Gastric Balloons May Aid Weight Loss

Balloon Approach Helps Pre-obese and Obese Patients Shed Pounds in 2 Studies

Reviewed by Laura J. Martin, MD on May 06, 2010

May 6, 2010 -- Gastric balloons offer a reversible, incision-free approach to weight loss in overweight and obese people, according to two separate reports from Brazil.

In one study, 81 overweight and obese people lost an average of 20 pounds over five to seven months. In the second study, 19 obese people shed an average of 29 pounds in six months.

During the procedure, a deflated silicone balloon is inserted via the mouth and into the stomach, where it is filled with saline or air to about the size of an orange. This reduces the amount of food the stomach can hold, causing the patient to feel fuller faster and to eat less.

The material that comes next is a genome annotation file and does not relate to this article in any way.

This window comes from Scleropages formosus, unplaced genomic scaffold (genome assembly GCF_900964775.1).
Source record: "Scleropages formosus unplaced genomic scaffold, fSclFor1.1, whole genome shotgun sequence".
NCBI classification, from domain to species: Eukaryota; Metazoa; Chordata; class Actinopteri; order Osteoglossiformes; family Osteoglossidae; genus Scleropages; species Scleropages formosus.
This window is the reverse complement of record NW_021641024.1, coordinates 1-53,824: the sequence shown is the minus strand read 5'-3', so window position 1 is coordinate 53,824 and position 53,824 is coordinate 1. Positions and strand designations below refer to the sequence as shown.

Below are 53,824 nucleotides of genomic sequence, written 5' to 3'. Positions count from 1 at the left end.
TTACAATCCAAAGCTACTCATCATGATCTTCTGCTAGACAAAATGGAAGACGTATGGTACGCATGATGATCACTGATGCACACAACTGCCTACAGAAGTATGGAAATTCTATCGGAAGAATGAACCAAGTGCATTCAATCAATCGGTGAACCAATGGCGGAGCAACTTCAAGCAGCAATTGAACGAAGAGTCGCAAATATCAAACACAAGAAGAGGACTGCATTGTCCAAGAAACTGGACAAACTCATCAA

In the U.S., the procedure is not available outside of clinical trial settings. But it's catching on in Brazil and other countries, the researchers say.

Gastric Balloons May Help Pre-obese People Lose Weight

Paula P. Elia, MD, of Gastroendo Endoscopia Especializada in Rio de Janeiro, Brazil, says she recommends balloons for overweight and obese patients who can't shed pounds with diet and exercise alone and who aren't eligible for or who don’t want to undergo gastric bypass or Lap-Band surgery.

In the U.S., the National Institutes of Health (NIH) requires that otherwise healthy people have a body mass index (BMI) of 40 or higher to be eligible for weight loss surgery. People with a BMI of 35 or higher with co-existing conditions such as diabetes and sleep apnea are also considered candidates by the NIH. In Elia's study, some of the patients had BMIs of less than 30.

"We are using this in the pre-obese as well as the obese," she tells WebMD.

Christopher Thompson, MD, of Brigham and Women's Hospital in Boston, who moderated a news conference at Digestive Disease Week where the studies were presented, says the balloon approach might also be useful as a temporary bridge for obese patients needing non-emergency surgery.